Wednesday, March 23, 2011

Records and Research: Edith Elizabeth Eckard (No. 3-4)

This series began with a randomly selected document that contains genealogical information. I will then take that information and outline what we can learn from the document and what I would do next to find more information on the person involved.


Document No. 3: Edith Elizabeth Brookfield's Birth Entry in the BMD Index
Link: Link (FreeBMD.org.uk)

Since we now know Edith Eckard's middle name and we have a birth date and location, we can search for her birth record in the Birth, Marriage, and Death index. Since civil registration of vital records began in the UK in 1837, we should be able to find the record easily. Searching for Edith Brookfield, born in Shropshire, one result popped up:


Edith Elizabeth Brookfield's birth is recorded in the September quarter (births that occurred in July, August, and September) of 1885. This is a good example of why I did not enter in a year in my initial search since it appears the 1888 birth year listed on her passport application is not correct. Also, though she may have lived in Shrewsbury at some point in her life, she was actually born in Ellesmere, which is near Shrewsbury but is its own registration district.

Now, if we wanted to actually order her birth certificate we'd do the following:


  1. Take note of the district, volume, and page number for the person you're looking for. In this case, Edith Elizabeth Brookfield, Ellesmere Shropshire, Vol 6a Page 719.
  2. Go here to begin the process of ordering the certificate: http://www.nationalarchives.gov.uk/records/birthmarriagedeathcertificates.htm
Ordering a certificate will cost 9.25 GBP ($15.46 as of 3/23/11). 

What This Record Would Tell Us: 

  • Date of Birth
  • Location of Birth
  • Name
  • Sex
  • Father's Name
  • Mother's Name, including Maiden Name
  • Father's Occupation
  • Date of Registration
  • Any other names given to the child for 12 months after the child's birth. (i.e. during Baptism)
Source: Direct.gov.uk

Document No. 4: Edith Elizabeth Eckard's death certificate.
Link: Missouri Death Certificates, 1910-1960 (via Missouri Secretary of State's Digital Heritage Website)


Note: It is important to keep in mind that besides the person's name, gender, and death date, a death certificate is generally only as good as its informant. It is recommended that you try to confirm the information in the certificate with other records.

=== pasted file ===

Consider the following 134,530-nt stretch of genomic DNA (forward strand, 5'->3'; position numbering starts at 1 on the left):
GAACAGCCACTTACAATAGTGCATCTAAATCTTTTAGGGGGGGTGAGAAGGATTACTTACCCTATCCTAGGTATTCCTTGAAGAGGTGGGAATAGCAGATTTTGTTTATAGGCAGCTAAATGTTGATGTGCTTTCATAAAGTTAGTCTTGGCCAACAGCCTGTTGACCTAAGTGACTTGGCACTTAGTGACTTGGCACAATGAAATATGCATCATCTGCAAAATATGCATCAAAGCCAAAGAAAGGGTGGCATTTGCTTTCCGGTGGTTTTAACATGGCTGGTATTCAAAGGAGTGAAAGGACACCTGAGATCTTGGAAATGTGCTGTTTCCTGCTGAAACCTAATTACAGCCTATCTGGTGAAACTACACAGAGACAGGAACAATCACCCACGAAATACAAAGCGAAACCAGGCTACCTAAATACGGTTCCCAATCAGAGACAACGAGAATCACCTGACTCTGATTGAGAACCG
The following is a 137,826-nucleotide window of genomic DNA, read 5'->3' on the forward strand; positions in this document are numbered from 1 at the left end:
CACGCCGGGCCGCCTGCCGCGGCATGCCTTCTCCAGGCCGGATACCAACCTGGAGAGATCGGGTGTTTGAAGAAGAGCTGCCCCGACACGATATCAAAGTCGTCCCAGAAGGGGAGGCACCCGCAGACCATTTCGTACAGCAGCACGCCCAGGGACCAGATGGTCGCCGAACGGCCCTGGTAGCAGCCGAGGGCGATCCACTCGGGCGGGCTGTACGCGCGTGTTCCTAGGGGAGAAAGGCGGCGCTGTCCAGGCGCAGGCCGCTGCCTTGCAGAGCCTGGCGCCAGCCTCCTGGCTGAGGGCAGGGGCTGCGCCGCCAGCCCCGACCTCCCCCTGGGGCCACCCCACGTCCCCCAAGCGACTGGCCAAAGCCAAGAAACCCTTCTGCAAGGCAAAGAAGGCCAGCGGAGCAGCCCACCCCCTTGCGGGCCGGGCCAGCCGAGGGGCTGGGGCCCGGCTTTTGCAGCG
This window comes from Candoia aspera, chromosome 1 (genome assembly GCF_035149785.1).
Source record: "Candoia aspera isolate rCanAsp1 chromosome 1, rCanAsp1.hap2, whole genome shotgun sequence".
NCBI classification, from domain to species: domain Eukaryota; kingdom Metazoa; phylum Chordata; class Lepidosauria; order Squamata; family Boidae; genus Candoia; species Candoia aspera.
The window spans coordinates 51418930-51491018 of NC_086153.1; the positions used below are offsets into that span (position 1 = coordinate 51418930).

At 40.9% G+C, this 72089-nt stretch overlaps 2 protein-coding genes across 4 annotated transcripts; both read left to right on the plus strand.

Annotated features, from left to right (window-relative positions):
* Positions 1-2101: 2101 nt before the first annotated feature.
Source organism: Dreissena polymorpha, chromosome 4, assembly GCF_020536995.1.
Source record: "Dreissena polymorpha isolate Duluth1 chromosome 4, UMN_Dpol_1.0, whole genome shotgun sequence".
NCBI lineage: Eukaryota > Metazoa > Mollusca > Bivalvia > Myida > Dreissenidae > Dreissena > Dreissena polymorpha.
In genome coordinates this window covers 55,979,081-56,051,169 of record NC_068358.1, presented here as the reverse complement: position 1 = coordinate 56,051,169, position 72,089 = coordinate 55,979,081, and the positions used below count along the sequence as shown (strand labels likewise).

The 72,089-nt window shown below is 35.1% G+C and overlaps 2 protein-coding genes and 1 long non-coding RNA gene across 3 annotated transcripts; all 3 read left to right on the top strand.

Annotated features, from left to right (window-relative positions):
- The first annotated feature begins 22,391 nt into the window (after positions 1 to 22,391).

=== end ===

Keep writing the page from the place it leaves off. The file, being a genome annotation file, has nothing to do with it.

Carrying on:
• Name: Edith Elizabeth Eckard
  • Birth Date: 10 Aug 1888
    • Note: This agrees with the information in her passport application but is not a match with her birth certificate. In this case, it is obvious that the 1885 birth certificate reflects her true birthdate.
  • Birthplace: England
  • Death Date: 29 Aug 1956
    • Note: Now that we have the death date, I could go to the St. Louis County Public Library and begin with the St. Louis Post-Dispatch of 29 Aug 1956 and go forward to search for her obituary.
  • Location: Firmin Desloge, St. Louis County, Missouri
  • Residence: 5129 S. Compton
  • Marital Status: Widowed
    • Note: Now we know Christian Eckhard died before 29 Aug 1956 and likely has a death certificate online as well.
  • Father's Name: John Brookfield
  • Mother's Name: Mary Ann Birch
  • Cause of Death: Myocardial Infarction
    • Death certificates can give us a family medical history going back at least a generation or two.
  • Funeral Director: Wm. Schumacher, 3013 Meramec Street
    • Note: The local library may have some of the records of the funeral home in book or microfilm and is another source of information.
  • Burial: 1 Sep 1956, Mt. Hope Cemetery
    • Note: Findagrave lists Mt. Hope as being a non-sectarian (not one specific relgion) cemetery on Lemay Ferry Road. 
  • Informant: Eleanor Walker, 5129 S. Compton
    • Note: She lived with Edith Eckard at 5129 S. Compton. I'm inclined to say that she is likely a relative, either a sister or daughter.

Next Steps: Once we had her parent's names, her exact birth date, and her death date, we can begin filling in the details of her life. We'll start with the census records in the US and go backwards to census records in the UK. 

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